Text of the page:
it's cold here, it's gray, it's nasty, the sidewalks are covered in ice, january was lousy and february looks much the same.
let's go on vacation.
A long walk from Sutton to Howth
we took the DART from dublin to the small town of sutton on a glorious autumn morning. because it was ireland, we didn't trust the weather, and brought our rain gear. but as the day went on, the sun came out and the clouds grew harmless and billowy.
our guide was "walking dublin," a great little book by irish journalist pat liddy. he mentioned an eight-mile hike along the coast to the pretty suburb of howth, and so here we were.
you can see the book in doug's hands; we appreciated its small size, but wish liddy would have made it maybe one page longer because the directions from sutton to howth were not exactly precise.
as you shall see.
we started along the "dangerous cliffs" (so said the signs, anyway) of fingal county and quickly started climbing a narrow little goat path that ran along the edge of dublin bay. (that's me in the picture, that little speck.)
there were no other people around. the goat path eventually turned away from the bay and headed steeply up through the prickly and golden gorse. it was beyond lovely. there were no markers, other than one stone at the top of the hill with a little arrow.
we followed the arrow. and we promptly got lost.
we ended up at a fork: we could go right, down a little dirt road. or we could play golf. (a big, sort of in-the-wild golf course stretched before us to the left.)
we chose the road, but the road wound back around down by the golf course and didn't seem to be getting us any closer to Howth.
stymied, we stopped. we took in the little golf carts, noticed a small and charming building that could be a gardener's cottage or could be the clubhouse, and thought about walking over there and asking directions.
and then we heard the shouting. "you're in grave danger! grrraaaaaaaave danger!" in an almost Scottish burr.
we turned and saw a short, stout golfer rushing toward us. "this is a golf course!" he said, in tones as excited as if he were saying, "this is a mine field!"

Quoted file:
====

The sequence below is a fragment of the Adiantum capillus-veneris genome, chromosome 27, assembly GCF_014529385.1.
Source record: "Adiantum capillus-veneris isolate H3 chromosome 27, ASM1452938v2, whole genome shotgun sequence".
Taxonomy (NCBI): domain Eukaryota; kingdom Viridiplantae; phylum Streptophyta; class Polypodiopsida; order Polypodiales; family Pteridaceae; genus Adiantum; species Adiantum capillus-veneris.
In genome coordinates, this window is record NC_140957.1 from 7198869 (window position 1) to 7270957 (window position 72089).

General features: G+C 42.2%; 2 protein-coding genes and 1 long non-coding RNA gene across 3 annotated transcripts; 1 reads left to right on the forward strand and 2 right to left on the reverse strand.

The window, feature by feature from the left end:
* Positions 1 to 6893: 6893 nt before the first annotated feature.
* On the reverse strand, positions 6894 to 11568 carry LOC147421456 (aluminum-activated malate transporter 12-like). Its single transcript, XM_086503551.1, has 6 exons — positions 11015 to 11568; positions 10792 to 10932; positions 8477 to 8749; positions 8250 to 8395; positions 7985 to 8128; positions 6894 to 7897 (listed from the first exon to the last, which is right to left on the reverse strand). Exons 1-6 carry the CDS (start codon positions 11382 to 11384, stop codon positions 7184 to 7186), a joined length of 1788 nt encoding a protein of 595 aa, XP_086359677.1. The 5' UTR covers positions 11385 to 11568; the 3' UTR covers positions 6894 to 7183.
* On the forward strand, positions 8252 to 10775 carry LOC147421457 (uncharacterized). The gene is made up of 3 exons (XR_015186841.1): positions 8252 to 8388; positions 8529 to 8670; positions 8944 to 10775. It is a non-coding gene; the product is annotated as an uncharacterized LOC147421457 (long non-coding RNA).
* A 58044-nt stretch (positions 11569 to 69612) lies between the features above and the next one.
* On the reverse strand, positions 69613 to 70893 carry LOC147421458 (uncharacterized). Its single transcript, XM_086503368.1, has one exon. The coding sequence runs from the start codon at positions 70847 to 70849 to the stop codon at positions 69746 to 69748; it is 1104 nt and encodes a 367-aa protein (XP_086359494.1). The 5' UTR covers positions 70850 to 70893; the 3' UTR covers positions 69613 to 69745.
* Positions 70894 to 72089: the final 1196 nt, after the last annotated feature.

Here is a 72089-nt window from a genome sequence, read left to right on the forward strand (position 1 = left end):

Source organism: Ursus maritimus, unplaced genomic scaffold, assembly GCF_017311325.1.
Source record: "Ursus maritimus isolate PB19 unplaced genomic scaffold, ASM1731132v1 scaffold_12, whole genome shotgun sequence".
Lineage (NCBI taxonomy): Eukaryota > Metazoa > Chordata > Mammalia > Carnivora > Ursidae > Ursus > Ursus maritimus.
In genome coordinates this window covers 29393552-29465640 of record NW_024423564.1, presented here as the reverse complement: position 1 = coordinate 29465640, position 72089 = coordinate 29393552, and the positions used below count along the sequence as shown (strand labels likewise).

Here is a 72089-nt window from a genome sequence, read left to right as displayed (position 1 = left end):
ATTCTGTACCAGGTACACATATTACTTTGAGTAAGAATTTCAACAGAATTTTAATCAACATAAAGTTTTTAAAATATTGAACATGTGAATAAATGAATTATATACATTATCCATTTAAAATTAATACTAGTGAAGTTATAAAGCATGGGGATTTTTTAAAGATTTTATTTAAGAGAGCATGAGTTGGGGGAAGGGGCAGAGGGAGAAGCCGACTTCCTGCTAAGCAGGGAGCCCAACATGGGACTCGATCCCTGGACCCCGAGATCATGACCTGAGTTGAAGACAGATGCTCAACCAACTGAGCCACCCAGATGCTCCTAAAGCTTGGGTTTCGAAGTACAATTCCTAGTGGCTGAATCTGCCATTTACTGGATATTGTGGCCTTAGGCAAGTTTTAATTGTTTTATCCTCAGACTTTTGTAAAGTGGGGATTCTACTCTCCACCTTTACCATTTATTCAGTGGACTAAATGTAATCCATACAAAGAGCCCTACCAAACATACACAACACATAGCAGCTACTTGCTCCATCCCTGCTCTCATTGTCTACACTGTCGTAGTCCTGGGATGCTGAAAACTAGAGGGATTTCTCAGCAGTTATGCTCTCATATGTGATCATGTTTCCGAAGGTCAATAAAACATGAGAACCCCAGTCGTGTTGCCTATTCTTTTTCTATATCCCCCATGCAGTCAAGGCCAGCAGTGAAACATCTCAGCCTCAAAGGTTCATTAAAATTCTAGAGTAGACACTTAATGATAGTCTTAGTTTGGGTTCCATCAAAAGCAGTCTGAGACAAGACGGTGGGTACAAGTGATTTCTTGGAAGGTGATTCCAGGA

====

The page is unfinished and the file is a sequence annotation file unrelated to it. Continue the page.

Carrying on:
we explained that we were hiking to howth and had gotten lost, and he said that we weren't lost at all. he pointed out a row of small white stones that we had thought were golf balls. they marked the trail we needed--it went right across the golf course.
doug was dubious. he didn't think this could possibly be right. but the golfer explained that the path had been here before the golf course, and apparently re-routing the path was unthinkable. so golfers and hikers must co-exist. (you'd think liddy would have mentioned this.)
so we took off at a dead run (even though, frankly, we couldn't see any golfers), dashed across the course, and ended up in a beautiful birch forest that looked just like home.
after awhile, we came out of the woods and promptly got lost a second time.
now we were on a hilly, paved road, and there was a crossroad, and Pat Liddy was absolutely silent on which way we should turn. we saw some workers driving slowly in a van, and when they saw us, they stopped. we asked for directions. they told us that they were lost, too. we laughed, and consulted the Liddy book, which didn't help, and the workers gave us a sack of hard candies and wished us well.
sucking on the sweets, we headed back down the hill. maybe this was right. and it was.
(here's what liddy says about this part of the walk: "there are many paths and tracks in the area and it is easy to get confused, but even if you take a wrong path head east all the time and you will re-emerge somewhere along Windgate Road." and that is, indeed, where we were. but then he doesn't tell you which way to go on Windgate Road.)
we were at the halfway point, our legs were trembly, we'd braved grave danger and goat paths and forests, and we still had miles to go.
what to do? time for a pint.
we found the summit inn, which liddy mentioned as a good place to go for "victuals and repose."
i must confess that i remember little about the second half of the walk. perhaps it was the two pints that blurred my memory. (although we did also have lunch as well.)
i do remember a wider dirt road, and passing some backyards with laundry flapping in the breeze, and encountering a few more walkers, and going through something called "the bog of frogs" and past an old quarry. eventually we came out on the top of howth, with the pretty harbor spread out below.
we walked through the town and visited the church ruins and doug photographed the Cock Tavern because we couldn't believe our luck, stumbling across a place with such a name, and wouldn't a picture of that make a perfect CD cover for the next compilation he made for his ice-fishing buddies?
(as i said, we'd had a pint or two.) and then we went into the cock tavern and had a bit more refreshment because you can't just walk past a place with a name like that.
and we walked through the town and passed a small house that had a picture of Samuel Beckett in the window, i don't know why, and then we found the DART station and trained back to dublin.
and when we got back we were still in ireland, and we were still on vacation, and we still had days and days of leisure ahead of us. and there is no better feeling than that.
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